#Roommates, do you remember learning about the historic Brown v. Board case? The young girl who was at the center of that 1954 supreme court decision to declare state laws establishing separate public schools for black and white students to be unconstitutional is Linda Brown. It is with great regret that we share that she passed away at age 75. Additional information about her death was not immediately available.
If you aren’t caught up to speed on Brown v. Board, things kicked off when Linda’s father, Oliver Brown tried to enroll her into an all-white Sumner Elementary School near the family’s home in Topeka back in 1951. Her admittance was declined and the family was told to enroll the child in the all-black Monroe school which was 2 miles from their home. At the time, there were 18 elementary schools for white children and only four for black children.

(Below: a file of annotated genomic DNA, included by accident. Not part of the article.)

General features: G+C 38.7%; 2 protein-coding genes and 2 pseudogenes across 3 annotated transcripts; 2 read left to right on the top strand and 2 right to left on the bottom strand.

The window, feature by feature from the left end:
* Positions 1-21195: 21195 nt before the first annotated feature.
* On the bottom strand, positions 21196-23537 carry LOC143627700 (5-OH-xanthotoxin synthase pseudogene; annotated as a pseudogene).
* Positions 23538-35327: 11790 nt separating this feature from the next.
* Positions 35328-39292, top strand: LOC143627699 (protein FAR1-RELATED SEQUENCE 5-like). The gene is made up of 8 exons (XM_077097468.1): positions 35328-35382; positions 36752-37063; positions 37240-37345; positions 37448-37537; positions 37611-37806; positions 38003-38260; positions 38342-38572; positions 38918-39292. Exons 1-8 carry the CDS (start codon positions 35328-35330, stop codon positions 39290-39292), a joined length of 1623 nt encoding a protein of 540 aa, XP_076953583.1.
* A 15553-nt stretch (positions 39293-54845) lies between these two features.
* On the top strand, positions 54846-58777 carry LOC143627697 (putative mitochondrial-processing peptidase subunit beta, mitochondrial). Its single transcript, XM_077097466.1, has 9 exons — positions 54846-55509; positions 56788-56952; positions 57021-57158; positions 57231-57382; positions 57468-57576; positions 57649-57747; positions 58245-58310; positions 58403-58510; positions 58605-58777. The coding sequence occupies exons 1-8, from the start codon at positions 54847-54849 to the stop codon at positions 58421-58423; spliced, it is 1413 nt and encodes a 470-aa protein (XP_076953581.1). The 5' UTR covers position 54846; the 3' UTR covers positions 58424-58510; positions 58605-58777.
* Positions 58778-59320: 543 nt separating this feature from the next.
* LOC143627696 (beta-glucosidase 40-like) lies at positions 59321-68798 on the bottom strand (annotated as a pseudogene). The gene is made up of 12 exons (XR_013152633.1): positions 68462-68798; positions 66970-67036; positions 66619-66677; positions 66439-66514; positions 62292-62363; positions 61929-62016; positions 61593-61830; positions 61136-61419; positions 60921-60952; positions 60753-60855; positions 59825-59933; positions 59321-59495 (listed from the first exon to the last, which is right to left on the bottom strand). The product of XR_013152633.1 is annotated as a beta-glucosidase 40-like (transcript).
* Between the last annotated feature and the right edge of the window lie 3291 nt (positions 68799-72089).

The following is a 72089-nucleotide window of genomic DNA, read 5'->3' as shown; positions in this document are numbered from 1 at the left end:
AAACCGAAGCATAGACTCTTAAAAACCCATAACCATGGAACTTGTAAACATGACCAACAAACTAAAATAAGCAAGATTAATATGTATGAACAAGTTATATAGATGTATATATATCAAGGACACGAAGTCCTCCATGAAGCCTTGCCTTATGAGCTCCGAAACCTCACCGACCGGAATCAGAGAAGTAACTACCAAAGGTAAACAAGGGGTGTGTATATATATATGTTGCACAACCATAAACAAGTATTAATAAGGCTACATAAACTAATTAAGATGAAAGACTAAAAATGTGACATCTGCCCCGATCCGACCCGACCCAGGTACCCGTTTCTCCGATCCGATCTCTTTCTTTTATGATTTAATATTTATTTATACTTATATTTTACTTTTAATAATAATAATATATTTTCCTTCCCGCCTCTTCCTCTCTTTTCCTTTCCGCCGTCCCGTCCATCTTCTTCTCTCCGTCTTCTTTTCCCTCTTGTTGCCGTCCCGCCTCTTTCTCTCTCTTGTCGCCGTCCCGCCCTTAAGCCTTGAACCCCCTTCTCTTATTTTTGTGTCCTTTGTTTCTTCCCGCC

Oliver found refuge amongst 12 other plaintiffs in the NAACP’s legal challenge of segregated schooling in Kansas. Those cases and the cases from Washington, D.C., South Carolina, Virginia, and Delaware were consolidated into what we know as Brown v. Board of Education.
Oliver Brown responded by joining a dozen other plaintiffs in the NAACP’s legal challenge of segregated schooling in Kansas. Cases from the District of Columbia and four states — South Carolina, Virginia, Delaware, and Kansas — were consolidated into Brown v. Board of Education. The trial made it all of the way to the supreme court, who ultimately ruled it unconstitutional to have separate public schools for black and white children.
And think, Linda was only 75–makes you think, all of this was just some years back.
Source: The Topeka Capital-Journal, http://www.cjonline.com/news/20180326/linda-brown-center-of-brown-v-board-case-dies-at-75
TSR STAFF: Chantel Kelli! @_popchanny!